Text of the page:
This is one of those great questions. It’s a little bit like, “So, how does gravity work?”
But let me really take a cut at that because I’m very intrigued by the question. The question, essentially, as I understand it, is we’ve got our mission and our values, and they’re going to be the framework within which we’re going to operate. So, the conceptual framework, and philosophical and spiritual framework. But what about other frameworks? Concrete aspects of the framework? Structure? Processes? Procedures? Mechanisms of different kinds? How much is the right amount and how much is too much and how do we not kill the goose in the process of having structure to make it go? Is that the essence of the question?
[Male Speaker:] Yes.
Okay, great. I think our research sheds light on this. What our research would show is the following: that, first of all, one of the things I would encourage you to do is to think less in terms of constricting policies and procedures, which we all know tend to stifle everything; but you still need structure, and I would encourage you to think in terms of building mechanisms, which is really different. Building catalytic mechanisms that drive progress consistent with those values and mission.
Let me give you an example of what I mean by a catalytic mechanism. There’s a company called Graniterock, and part of its values is to deliver absolutely off-the-charts customer service—something it believes in very, very deeply, going all the way back to its early days. Bruce Woolpert said, “How are we going to continue to drive progress consistent with that value, in a way that really has some creativity and innovation, and isn’t just a bunch of guck that we gum up the system with?”
He began thinking about it, and he began to realize what’s really powerful is having mechanisms that vest the information with power and allow the right things to happen, regardless of how the system might fight against it. So, he began to think about it. He said, “You know, a lot of stuff is more bureaucratic. Like, we could do customer surveys.” And they do those. “But, you know, a customer survey is reams of information and data, and how are we really doing?” The truth is, bureaucracies will start to grow up that basically want to ignore that anyway to preserve their bureaucracy. “So, how would we break that down?”
He came up with this mechanism, a catalytic mechanism called short pay. At the bottom of every Graniterock invoice is a little statement. It says that if there’s anything you’re not completely satisfied with for any reason, simply circle the item, deduct it from the total, and send us a check for the balance. You as the customer have total and complete discretionary power to decide whether and how much to pay based upon your subjective assessment of how satisfied you feel yourself to be. Imagine if the airlines . . .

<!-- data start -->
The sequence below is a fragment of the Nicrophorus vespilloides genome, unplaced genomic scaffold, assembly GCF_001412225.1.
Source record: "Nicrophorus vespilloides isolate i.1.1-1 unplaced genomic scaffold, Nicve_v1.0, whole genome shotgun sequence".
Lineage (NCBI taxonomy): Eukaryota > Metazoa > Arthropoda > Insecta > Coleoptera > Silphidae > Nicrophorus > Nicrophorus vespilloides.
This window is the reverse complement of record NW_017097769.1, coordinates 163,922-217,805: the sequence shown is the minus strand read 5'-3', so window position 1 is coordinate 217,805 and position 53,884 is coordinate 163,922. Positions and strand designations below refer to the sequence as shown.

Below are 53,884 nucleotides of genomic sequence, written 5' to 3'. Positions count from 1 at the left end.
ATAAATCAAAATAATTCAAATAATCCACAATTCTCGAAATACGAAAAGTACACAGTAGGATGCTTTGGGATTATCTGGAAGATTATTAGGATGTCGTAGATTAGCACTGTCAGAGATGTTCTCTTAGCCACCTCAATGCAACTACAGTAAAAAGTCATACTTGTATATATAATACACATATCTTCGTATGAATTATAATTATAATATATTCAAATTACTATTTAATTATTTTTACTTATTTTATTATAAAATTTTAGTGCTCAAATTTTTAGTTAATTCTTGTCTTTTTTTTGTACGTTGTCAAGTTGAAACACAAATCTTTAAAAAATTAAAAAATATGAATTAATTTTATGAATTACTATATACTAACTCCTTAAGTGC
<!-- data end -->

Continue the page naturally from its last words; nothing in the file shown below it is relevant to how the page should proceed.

Okay? Now, I asked Bruce what short pay does. What he said is, “It forces us to change consistent with the value because we’re getting information all the time, and we can ignore that or not, and our whole system can begin to fight against the real information. But when you start getting short pays, you pay attention, and they will drive change, and they will drive us.”
Let me just give an example of this. One time they got a short pay from somebody who said they were building a road in the middle of the night (they crush rocks and things like that), and they found that Graniterock wasn’t open at 2:00 a.m. So, they short-paid. They weren’t happy.
Graniterock was, “Give me a break. We’re a rock quarry. You expect us to be open at two o’clock in the morning?” They said, but – yes, but still, it’s data; it’s information we can’t ignore. They short-paid.
So, they used that mechanism to then stimulate a form of progressive innovation. Now there’s a thing that’s called Granite Express, which is a card. They have ATM machines for rocks. If you’re building a road at two o’clock in the morning outside Watsonville, California, and you need a load of size X73 rocks, you go to the Graniterock ATM dispenser. You put in your Granite Express card and you get a load of rocks and you go on your way.
Now, the beauty of that is that you have a structure. You have a mechanism. You have something very, very concrete. It’s not just words on the wall at this point. This is a mechanism. But the beauty of that mechanism is that it drives innovative ways of living those values. So, what I encourage everyone to do—the first answer I’m going to give you is to break down all the junk by building very concrete catalytic mechanisms.